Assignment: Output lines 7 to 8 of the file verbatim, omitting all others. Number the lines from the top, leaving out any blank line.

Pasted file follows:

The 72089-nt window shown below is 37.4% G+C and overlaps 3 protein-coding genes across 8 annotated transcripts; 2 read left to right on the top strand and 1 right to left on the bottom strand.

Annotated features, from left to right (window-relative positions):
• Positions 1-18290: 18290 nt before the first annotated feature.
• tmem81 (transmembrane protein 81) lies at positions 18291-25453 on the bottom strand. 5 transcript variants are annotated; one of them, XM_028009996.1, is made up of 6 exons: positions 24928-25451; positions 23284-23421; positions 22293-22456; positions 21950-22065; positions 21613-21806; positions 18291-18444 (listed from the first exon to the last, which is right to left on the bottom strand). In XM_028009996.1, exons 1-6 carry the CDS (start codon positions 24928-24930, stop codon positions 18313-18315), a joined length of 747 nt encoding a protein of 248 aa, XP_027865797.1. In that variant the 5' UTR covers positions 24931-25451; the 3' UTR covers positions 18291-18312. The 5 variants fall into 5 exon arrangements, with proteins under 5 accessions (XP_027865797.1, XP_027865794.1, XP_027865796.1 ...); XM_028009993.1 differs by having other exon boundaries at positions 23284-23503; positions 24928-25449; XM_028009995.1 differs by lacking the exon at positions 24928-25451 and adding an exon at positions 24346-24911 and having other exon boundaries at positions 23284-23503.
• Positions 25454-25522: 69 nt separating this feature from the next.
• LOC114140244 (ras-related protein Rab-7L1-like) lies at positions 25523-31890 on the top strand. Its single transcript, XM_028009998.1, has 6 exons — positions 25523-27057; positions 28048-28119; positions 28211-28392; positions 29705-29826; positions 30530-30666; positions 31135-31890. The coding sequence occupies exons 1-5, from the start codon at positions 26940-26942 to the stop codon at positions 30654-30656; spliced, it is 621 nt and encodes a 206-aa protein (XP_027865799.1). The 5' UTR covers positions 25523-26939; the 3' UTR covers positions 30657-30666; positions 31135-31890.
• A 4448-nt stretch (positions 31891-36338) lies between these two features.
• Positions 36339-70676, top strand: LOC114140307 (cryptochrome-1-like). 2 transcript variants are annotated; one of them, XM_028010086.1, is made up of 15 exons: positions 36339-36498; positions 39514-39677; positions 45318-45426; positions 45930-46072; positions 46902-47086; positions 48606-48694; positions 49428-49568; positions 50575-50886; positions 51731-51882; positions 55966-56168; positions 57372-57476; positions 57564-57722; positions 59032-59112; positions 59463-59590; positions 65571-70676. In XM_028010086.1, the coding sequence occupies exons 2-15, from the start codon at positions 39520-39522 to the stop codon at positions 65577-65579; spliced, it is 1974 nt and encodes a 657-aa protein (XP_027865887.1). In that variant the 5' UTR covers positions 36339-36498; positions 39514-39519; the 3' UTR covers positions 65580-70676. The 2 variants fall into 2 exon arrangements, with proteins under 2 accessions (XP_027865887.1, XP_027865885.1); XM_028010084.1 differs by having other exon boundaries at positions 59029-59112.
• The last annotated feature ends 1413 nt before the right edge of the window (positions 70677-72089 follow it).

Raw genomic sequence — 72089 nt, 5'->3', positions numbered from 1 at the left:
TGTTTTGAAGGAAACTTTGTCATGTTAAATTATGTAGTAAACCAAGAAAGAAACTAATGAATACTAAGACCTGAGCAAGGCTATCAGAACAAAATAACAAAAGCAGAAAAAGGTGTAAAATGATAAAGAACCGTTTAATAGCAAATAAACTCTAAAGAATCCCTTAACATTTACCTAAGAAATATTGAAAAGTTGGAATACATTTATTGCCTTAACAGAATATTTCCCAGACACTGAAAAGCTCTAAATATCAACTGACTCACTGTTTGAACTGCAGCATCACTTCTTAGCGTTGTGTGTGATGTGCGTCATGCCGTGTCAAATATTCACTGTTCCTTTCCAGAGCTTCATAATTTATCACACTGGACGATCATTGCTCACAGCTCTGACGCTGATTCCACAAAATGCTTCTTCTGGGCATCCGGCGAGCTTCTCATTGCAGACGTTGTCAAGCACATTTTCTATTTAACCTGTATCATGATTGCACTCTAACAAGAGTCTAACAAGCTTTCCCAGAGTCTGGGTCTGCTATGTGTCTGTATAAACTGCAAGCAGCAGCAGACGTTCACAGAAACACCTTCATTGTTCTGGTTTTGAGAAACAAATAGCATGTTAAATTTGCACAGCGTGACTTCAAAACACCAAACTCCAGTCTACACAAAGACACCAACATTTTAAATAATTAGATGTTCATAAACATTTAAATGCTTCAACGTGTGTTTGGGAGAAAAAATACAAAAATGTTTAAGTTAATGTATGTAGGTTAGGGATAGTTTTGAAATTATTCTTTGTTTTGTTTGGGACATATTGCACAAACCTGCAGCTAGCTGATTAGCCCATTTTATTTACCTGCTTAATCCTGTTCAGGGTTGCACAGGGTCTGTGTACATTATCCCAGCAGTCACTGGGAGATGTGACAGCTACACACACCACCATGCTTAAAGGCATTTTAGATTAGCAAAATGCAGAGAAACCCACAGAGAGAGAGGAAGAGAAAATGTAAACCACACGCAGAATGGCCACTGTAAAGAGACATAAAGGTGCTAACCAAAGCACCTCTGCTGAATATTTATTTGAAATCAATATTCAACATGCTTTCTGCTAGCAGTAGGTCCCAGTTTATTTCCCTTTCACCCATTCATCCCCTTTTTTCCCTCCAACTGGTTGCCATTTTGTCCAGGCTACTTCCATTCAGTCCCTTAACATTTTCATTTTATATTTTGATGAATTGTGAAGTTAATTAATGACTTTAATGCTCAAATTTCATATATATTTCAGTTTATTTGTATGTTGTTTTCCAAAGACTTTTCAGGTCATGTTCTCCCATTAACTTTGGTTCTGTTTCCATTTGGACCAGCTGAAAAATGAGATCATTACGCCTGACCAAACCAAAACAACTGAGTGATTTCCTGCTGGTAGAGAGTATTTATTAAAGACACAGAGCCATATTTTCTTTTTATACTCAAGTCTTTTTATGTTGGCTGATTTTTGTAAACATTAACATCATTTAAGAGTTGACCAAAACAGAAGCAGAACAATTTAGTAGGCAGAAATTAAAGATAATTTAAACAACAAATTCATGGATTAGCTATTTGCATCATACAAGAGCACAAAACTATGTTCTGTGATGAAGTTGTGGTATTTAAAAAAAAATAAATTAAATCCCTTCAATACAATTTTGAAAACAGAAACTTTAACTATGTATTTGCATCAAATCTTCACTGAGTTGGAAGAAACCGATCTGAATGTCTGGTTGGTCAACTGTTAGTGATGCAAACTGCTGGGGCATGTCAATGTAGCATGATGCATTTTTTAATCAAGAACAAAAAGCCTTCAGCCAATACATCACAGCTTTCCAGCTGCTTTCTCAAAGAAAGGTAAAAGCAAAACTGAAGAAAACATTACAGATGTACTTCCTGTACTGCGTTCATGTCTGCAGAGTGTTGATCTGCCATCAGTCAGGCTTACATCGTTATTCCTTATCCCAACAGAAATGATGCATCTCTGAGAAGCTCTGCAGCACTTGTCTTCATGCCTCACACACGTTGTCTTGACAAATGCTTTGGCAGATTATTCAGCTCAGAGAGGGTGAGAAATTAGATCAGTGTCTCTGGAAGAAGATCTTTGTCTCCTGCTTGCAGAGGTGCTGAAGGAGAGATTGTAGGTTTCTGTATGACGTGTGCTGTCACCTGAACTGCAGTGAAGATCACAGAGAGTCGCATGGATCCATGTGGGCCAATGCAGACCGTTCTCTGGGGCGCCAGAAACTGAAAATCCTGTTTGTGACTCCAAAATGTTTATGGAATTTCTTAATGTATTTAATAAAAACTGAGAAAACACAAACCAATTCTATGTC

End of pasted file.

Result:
• A 4448-nt stretch (positions 31891-36338) lies between these two features.
• Positions 36339-70676, top strand: LOC114140307 (cryptochrome-1-like). 2 transcript variants are annotated; one of them, XM_028010086.1, is made up of 15 exons: positions 36339-36498; positions 39514-39677; positions 45318-45426; positions 45930-46072; positions 46902-47086; positions 48606-48694; positions 49428-49568; positions 50575-50886; positions 51731-51882; positions 55966-56168; positions 57372-57476; positions 57564-57722; positions 59032-59112; positions 59463-59590; positions 65571-70676. In XM_028010086.1, the coding sequence occupies exons 2-15, from the start codon at positions 39520-39522 to the stop codon at positions 65577-65579; spliced, it is 1974 nt and encodes a 657-aa protein (XP_027865887.1). In that variant the 5' UTR covers positions 36339-36498; positions 39514-39519; the 3' UTR covers positions 65580-70676. The 2 variants fall into 2 exon arrangements, with proteins under 2 accessions (XP_027865887.1, XP_027865885.1); XM_028010084.1 differs by having other exon boundaries at positions 59029-59112.